The Publishing Trap goes to Kyrgyzstan!

Playing the Publishing Trap in a yurt – photo by Louise Stoddard, EIFL.

Last year we had an email from Rima Kupryte who is the Director of EIFL (Electronic Information For Libraries) the not-for-profit organisation who work with libraries to enable access to knowledge in developing and transition economy countries in Africa, Asia, Europe and Latin America. If you are not familiar with their work you can find out more from the About page on their website. But they run a number of library related programmes and provide licensing agreements that allow their member countries to get affordable access to subscription resources.

Rima was organising the EIFL 2018 General Assembly in Doha and asked if we might attend and bring along the Publishing Trap as one of the areas they provide training and support for libraries is in relation to open access. It was very short notice and clashed with an event we were already doing in Leeds, and practicalities meant it would have been difficult. However, we agreed to attend the General Assembly this year, in August 2019. It was sometime later in 2018 that we found out the General Assembly was going to be in Kyrgyzstan. My first instinct was to Google it, I’d heard of Kazakstan and Uzbekistan but not Kyrgyzstan and was a little concerned that it might be dangerous. From my research I found it looked to be a relatively stable country bordering China as well as several of the other ’stans’ and extremely beautiful and mountainous. With probably only a moment’s hesitation Chris and I agreed to attend, as it felt like a once in a lifetime opportunity to go somewhere off the beaten track but also to take our game to a really international audience.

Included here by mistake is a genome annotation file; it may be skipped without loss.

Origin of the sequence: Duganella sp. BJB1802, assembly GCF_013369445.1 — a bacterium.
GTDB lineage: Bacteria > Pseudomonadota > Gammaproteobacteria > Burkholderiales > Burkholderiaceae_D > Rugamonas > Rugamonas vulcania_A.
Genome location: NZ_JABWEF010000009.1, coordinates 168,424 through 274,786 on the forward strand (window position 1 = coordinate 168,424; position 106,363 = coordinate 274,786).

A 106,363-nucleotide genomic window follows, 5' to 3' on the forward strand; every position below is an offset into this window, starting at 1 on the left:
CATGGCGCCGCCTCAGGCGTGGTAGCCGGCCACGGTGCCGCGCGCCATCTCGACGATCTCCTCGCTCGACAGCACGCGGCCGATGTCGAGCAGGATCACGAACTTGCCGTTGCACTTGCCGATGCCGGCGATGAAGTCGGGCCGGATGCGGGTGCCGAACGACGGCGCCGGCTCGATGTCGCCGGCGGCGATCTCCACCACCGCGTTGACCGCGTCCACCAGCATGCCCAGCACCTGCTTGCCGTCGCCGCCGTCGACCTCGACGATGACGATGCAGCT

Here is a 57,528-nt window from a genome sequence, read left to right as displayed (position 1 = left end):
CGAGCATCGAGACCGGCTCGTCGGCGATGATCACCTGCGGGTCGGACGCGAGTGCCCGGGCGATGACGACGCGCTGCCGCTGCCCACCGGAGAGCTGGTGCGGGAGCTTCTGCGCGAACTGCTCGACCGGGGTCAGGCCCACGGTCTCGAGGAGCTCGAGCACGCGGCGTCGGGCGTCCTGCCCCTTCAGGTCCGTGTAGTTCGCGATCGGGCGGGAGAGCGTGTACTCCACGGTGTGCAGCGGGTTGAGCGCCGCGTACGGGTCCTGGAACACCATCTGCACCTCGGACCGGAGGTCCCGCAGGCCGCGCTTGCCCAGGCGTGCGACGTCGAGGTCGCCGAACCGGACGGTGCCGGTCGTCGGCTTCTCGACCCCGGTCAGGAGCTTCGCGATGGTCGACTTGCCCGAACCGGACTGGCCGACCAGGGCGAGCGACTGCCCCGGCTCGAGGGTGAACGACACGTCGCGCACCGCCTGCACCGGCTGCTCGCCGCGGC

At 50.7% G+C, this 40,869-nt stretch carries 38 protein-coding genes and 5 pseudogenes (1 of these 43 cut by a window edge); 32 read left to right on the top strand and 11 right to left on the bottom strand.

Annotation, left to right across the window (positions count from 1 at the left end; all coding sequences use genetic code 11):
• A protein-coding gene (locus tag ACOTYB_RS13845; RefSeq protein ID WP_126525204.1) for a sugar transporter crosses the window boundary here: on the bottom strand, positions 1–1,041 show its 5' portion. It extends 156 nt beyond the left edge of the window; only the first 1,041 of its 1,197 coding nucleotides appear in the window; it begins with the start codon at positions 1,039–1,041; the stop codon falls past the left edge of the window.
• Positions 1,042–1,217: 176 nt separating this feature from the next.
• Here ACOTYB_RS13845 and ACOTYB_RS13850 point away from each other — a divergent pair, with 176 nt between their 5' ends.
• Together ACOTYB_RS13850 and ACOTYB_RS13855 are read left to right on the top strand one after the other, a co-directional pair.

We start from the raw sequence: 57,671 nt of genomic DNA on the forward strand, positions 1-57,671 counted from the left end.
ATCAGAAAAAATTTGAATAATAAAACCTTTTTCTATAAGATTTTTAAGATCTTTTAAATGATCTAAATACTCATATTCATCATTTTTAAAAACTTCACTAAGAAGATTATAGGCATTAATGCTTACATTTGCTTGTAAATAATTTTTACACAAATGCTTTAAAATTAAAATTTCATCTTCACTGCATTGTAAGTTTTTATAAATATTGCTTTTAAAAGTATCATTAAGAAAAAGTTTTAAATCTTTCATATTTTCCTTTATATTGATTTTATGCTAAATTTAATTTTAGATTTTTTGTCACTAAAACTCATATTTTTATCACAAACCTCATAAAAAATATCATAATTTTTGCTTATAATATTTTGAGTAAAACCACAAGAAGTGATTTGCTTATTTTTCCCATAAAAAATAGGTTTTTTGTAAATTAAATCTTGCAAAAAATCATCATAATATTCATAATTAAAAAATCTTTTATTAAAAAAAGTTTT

The EIFL General Assembly is a relatively small gathering of the EIFL staff, some of the board members and the country reps from the EIFL members.  You can see on their website the impressive number of countries in which EIFL work and this year was their 20th anniversary, so it was great to hear a run down of their history on the first day by Rima. Chris and I had first met Teresa Hackett who runs their Copyright and Libraries Programme at the IFLA off-site meeting on copyright education in August 2017 in Wroclaw, Poland. She attends WIPO lobbying for exceptions for libraries and education and runs as extensive training programme to build the capacity of librarians in copyright, to provide them with useful resources, to campaign for national copyright reform and other international activities.

We had three slots at the ‘General Assembly’ including a short introductory talk on day 1, the opportunity to participate in ’speed dating’ on day 1 and day 2 and then to run two parallel workshops for around 20 people each where they got to play the Publishing Trap. We were both a little jet lagged on day 1, but managed to do a fairly rousing talk before lunch about the need for a playful approach to copyright literacy, as a bit of a taster for the workshop on day 3. You can see the full programme for the event here.

The first morning also saw keynotes from Julia Barrett who is Head of Research Support at UCD in Ireland. She talked about their approach to developing digital research skills amongst researchers. She is also helping EIFL put together a framework for digital research skills. After lunch Colleen Campbell from the Max Planck Institute spoke about Plan S and the role of transformative agreements in accelerating the move towards open access. Both were excellent speakers and all the delegates gained a lot from their talks and then from the workshops that they each ran.